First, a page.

Written by George Peckham, ITP Assistant
Collections with feelings
Monday 8 November 2021
Foteini Aravan, Curator, Museum of London
Dražen Grubišić, Co founder, Museum of Broken Relationships
Sharon Sliwinski, Creator and Editor, Museums of Dreams
Victoria Iglikowski-Broad, Principal Records Specialist, National Archives
This session posited the statement that museum collections are missing feelings; stories told in galleries can be one-sided and the objects can be dry. This session’s panellists look at how museums can open up collections, not only to engage news audiences, but to rethink what and how we collect. The session present three case studies of how collection with the help of our audiences can create more emotional and relatable collections. The museums and projects we hear from in this session have attempt to insert more feeling in museums by collecting love, breakups, dreams, and other intimate personal emotions. In curating more humane narratives, these projects aim to help improve health and wellbeing and provide inspiration and hope for the future.
With Love, an exhibition at the National Archives
First, we heard from Victoria Iglikowski-Broad, Principal Records Specialist at the National Archives who spoke to us about their recent exhibition, With Love: Letter of love, loss and longing. The exhibition explored 500 years of written expression of love. Documents in this exhibition included love letters, romantic letters, wills, legal documents and more. It is an exhibition about feelings which invites the audience to make emotional connections with the objects and documents on display. The exhibition originally opened on Valentine’s Day 2020 but closed shortly after due to the Covid-19 pandemic. In January 2021 and online version of the exhibition launched and the exhibition relaunched at the National Archives in July 2021.
Victoria presented some examples of the documents displayed in the exhibition. The most emotive of all was an example of a romantic letter written between a homosexual couple in the UK in 1930s. We are able to read this letter because it was collected as evidence during a police raid of a gay-friendly club in London; homosexual acts between men were criminalised at this time.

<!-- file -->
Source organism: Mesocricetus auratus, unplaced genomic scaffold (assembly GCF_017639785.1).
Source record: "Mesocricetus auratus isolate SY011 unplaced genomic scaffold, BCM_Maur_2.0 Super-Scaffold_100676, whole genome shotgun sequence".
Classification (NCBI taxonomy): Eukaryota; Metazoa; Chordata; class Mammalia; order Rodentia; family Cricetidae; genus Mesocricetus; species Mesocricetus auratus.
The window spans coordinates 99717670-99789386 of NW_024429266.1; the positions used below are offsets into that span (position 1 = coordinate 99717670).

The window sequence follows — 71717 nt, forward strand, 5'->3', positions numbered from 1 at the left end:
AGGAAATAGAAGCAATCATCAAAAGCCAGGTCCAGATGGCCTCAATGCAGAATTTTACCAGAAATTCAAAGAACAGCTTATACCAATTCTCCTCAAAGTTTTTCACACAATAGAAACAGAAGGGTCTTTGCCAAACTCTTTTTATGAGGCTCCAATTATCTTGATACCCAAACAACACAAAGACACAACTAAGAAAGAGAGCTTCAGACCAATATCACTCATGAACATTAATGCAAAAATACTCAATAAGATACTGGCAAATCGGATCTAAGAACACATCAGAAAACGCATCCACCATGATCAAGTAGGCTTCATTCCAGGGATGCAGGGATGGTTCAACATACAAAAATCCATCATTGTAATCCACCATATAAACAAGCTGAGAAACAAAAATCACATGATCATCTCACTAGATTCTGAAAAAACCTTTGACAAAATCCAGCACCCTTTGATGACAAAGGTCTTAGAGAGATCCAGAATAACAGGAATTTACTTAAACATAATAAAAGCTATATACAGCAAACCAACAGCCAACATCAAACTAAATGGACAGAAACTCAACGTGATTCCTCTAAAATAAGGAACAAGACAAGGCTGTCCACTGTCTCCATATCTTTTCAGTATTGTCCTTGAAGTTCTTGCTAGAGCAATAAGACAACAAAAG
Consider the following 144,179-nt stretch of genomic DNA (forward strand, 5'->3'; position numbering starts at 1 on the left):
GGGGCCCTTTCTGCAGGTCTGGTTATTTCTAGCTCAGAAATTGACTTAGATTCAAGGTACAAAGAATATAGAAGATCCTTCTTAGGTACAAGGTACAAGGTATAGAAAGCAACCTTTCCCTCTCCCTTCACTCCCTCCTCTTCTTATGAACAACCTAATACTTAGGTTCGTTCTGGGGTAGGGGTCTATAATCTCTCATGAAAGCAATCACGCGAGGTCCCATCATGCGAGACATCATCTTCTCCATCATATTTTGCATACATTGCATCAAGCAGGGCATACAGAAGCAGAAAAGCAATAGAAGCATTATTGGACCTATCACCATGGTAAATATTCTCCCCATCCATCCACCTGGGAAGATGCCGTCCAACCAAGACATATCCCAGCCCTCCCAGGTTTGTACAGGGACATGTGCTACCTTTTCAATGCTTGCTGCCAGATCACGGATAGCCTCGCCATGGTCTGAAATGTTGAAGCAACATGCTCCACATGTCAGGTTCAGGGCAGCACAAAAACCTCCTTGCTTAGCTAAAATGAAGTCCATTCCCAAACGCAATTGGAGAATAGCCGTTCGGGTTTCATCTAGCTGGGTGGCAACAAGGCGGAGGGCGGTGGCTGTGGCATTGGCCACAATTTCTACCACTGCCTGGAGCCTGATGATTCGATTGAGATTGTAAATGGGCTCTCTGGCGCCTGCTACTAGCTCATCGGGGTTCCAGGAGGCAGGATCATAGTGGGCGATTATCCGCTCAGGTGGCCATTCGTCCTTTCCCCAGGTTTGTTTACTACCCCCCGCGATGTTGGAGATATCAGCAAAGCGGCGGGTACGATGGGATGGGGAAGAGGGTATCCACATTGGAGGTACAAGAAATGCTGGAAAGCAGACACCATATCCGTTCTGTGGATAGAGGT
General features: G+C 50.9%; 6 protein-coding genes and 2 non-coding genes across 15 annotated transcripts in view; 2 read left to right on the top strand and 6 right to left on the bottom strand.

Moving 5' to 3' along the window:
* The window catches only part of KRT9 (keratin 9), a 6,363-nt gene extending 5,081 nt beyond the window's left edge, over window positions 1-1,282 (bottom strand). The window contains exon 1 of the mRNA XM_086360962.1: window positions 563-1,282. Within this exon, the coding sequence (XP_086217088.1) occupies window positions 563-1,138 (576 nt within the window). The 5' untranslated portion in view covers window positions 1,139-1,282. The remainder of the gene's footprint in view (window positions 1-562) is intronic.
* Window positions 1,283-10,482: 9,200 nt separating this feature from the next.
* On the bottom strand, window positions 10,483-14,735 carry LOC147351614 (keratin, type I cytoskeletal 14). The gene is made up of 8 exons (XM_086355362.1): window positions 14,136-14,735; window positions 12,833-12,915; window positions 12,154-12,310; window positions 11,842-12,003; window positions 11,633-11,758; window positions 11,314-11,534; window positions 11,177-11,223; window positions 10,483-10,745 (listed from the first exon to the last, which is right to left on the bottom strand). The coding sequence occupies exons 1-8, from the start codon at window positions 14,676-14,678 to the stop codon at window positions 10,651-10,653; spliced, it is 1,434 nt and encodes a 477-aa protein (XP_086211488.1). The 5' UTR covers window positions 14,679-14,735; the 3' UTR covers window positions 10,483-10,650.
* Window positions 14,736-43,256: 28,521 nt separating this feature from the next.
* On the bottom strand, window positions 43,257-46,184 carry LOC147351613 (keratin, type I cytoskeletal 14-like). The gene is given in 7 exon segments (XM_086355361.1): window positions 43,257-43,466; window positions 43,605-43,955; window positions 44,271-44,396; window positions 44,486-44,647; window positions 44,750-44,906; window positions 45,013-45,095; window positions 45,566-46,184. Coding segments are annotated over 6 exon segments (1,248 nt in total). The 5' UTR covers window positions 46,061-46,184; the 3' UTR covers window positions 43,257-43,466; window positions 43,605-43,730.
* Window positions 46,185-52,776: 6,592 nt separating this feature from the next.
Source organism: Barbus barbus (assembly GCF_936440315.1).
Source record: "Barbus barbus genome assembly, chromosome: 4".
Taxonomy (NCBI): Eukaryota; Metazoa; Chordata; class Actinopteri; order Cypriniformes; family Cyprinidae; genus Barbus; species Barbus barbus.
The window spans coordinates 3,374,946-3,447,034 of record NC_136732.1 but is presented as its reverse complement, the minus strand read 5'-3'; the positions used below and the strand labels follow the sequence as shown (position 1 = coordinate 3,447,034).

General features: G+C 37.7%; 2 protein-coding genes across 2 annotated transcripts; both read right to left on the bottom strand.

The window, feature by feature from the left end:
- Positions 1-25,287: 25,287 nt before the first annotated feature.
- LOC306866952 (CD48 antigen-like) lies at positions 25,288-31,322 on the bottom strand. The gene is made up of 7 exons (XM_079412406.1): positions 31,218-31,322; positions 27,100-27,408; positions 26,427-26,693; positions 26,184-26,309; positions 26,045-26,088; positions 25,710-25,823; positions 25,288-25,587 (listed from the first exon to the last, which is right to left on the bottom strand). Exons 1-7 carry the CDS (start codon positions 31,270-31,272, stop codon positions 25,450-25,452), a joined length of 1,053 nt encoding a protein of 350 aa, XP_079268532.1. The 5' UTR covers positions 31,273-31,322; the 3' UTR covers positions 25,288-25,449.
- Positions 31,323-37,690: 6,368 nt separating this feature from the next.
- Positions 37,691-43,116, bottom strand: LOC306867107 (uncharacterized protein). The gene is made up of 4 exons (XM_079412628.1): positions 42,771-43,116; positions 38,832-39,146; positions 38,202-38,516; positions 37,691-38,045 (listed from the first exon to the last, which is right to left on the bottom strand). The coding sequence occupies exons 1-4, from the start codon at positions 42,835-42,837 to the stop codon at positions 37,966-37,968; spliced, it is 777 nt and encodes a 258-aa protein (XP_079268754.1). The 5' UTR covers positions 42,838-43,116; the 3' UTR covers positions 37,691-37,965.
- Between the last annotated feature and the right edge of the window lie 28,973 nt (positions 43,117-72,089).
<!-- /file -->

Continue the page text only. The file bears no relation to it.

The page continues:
You can watch a video tour of the exhibition here: https://www.youtube.com/watch?v=tdcXuGPf0dQ&ab_channel=TheNationalArchivesUK
Museum of Broken Relationships
The next panellist we hear from was Dražen Grubišić, Co founder of the Museum of Broken Relationships. The museum is located in Zagreb and is dedicated to failed relationships. The museum’s collection is made up of objects donated by people all over the world that remind them of a broken relationship.
Dražen explained that the creation of the museum originated from a very personal experience in 2003, when his long-term relationship with his partner ended. Following the experience of dividing their personal items after the break-up, Dražen and his ex-partner started the Museum of Broken Relationships, with their own possessions being the first objects in the museum’s collection. Since 2010 the museum has had a permanent building in Zagreb.
The museum actively encourages more stories and more objects being contributed, so its collection is always growing. The public can submit a story of a broken relationship for the museum’s virtual collection, or people can send a physical item and a brief description of its significance to be added to the museum’s collection in Zagreb.
You can see the museum’s virtual collection on its website: https://brokenships.com/
Museum of Dreams
In the final case study we heard from Sharon Sliwinski, Creator and Editor of the Museums of Dreams. Based in Canada, the Museum of Dreams aims to be platform for exploring the emotional and social significance of dream-life. The museum collects historical records of dreams. You can explore their online collection which presents dreams and story-telling in various different forms, from people presenting their dreams through artistic performance, to personal interviews with contributors about their dreams.
During the Covid-19 pandemic, the Museum of Dreams collaborated with the Museum of London as part of their ongoing Collecting COVID project. The project collected dreams in the form of oral histories to explore what insight dreams might offer into mental health and ways of coping with external stresses, especially in times of crisis.
Written by Anna Cottle, ITP Coordinator
Monday, November 8 2021
Hannah Crowdy, Head of Curatorial, National Museums NI
Museums are often tasked with collecting and interpreting conflicts and controversies from history and the present day. In this session, Hannah Crowdy (some ITP fellows will have met Hannah previously on partner placements or at the MA conference) explains how National Museums NI has approached curating conflict through an ethical lens and offers advice on how your museum can approach similar issues.
Hannah asks how we can simultaneously acknowledge conflict and also move forwards and says that for National Museums NI, The Troubles and Beyond gallery has been transformational in helping train staff and support visitors to come to terms with the shocking events that happened in Northern Ireland. Below, you can see some of the ‘ethical considerations’ when dealing with content such as this.
When curating a gallery such as The Troubles and Beyond, Hannah talks about using the Museums association ‘Code of Ethics’ as a guide, some of which are shown in the slide above. However, as useful as the MA guidance is, to promote mutual respect, tolerance and understanding specific to the Troubles, National Museums NI formulated their own ethics policy and Hannah talked about four of these in the presentation, explaining how these are used at work.